FEB 19, 2019 6:53 AM PST

The best climate change plan: invest in trees

The American Association for the Advancement of Science (AAAS) had its annual meeting in Washington DC this year and there were a lot of hot topics. One of the topics was research presented by ecologist Dr. Thomas Crowther, who is encouraging the scientific community to take another look at the impact that mass reforestation could have on climate change mitigation.

Findings from previous studies of similar data have meant that we haven’t given trees the value they deserve in terms of their capacity to mitigate climate change, said Dr. Crowther. In fact, reports The Independent, if this reforestation plan was implemented, it would be more effective than any other existing mitigation strategy.

Dr. Crowther used machine learning and AI to analyze a huge set of data composed of ground-based surveys and satellites in order to figure out just how much reforestation is possible. The number of trees they came up with? There is space on Earth to grow an additional 1.2 trillion trees. (Dr. Crowther and his team determined that roughly three trillion trees already inhabit the planet.)

By modeling the carbon capture created by reforestation, Dr. Crowther figured out that such a vegetation expansion could greatly mitigate climate change through carbon uptake – enough to even cancel out a decade of human emissions, the scientists report.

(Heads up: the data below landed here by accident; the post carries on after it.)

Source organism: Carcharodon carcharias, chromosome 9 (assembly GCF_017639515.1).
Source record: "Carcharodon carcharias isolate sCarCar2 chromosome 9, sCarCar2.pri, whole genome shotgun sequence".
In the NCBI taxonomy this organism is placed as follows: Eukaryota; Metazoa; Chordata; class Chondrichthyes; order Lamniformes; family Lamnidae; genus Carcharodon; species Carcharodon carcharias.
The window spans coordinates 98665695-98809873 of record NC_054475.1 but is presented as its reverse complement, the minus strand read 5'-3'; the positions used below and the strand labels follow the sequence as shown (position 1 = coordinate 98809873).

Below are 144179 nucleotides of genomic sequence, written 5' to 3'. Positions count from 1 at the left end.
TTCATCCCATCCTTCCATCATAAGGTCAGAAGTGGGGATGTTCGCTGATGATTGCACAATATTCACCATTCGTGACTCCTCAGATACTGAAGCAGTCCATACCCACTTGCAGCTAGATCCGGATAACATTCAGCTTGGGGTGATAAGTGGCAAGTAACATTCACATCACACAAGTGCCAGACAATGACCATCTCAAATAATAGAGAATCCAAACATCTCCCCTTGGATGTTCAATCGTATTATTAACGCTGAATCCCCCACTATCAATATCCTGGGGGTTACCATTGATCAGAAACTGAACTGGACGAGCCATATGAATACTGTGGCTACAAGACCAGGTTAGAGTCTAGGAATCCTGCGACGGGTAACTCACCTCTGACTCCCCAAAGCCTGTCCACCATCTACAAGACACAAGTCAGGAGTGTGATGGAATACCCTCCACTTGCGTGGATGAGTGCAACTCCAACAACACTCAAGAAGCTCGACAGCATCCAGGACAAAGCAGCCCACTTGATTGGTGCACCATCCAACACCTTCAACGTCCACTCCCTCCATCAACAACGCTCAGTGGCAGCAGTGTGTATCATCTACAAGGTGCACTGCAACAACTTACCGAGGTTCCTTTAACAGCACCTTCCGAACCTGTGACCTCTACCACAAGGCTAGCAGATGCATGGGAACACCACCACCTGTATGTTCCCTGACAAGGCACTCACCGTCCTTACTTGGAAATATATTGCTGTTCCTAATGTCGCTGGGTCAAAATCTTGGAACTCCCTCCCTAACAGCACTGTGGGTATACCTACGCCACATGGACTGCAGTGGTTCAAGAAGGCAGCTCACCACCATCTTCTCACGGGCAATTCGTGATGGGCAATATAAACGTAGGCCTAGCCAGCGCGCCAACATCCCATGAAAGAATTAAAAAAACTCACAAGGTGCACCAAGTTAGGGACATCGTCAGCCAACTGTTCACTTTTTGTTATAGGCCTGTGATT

“There are 400 gigatons now, in the 3 trillion trees, and if you were to scale that up by another trillion trees that’s in the order of hundreds of gigatons captured from the atmosphere – at least 10 years of anthropogenic emissions completely wiped out,” Dr. Crowther commented.

Of course, it may not actually be feasible to plant trees on every empty space that Crowther and his team identified, but the idea is still viable – and in this case, every tree helps.

Are the answers in the trees? Photo: Pixabay

“It’s a beautiful thing because everyone can get involved. Trees literally just make people happier in urban environments, they improve air quality, water quality, food quality, ecosystem service, it’s such an easy, tangible thing,” said Dr. Crowther. And the space to make it happen has vast potential. “We are not targeting urban or agricultural area, just degraded or abandoned lands, and it has the potential to tackle the two greatest challenges of our time – climate change and biodiversity loss.”

Sources: The Independent, Global Times

About the Author
Bachelor's (BA/BS/Other)
Kathryn is a curious world-traveller interested in the intersection between nature, culture, history, and people. She has worked for environmental education non-profits and is a Spanish/English interpreter.
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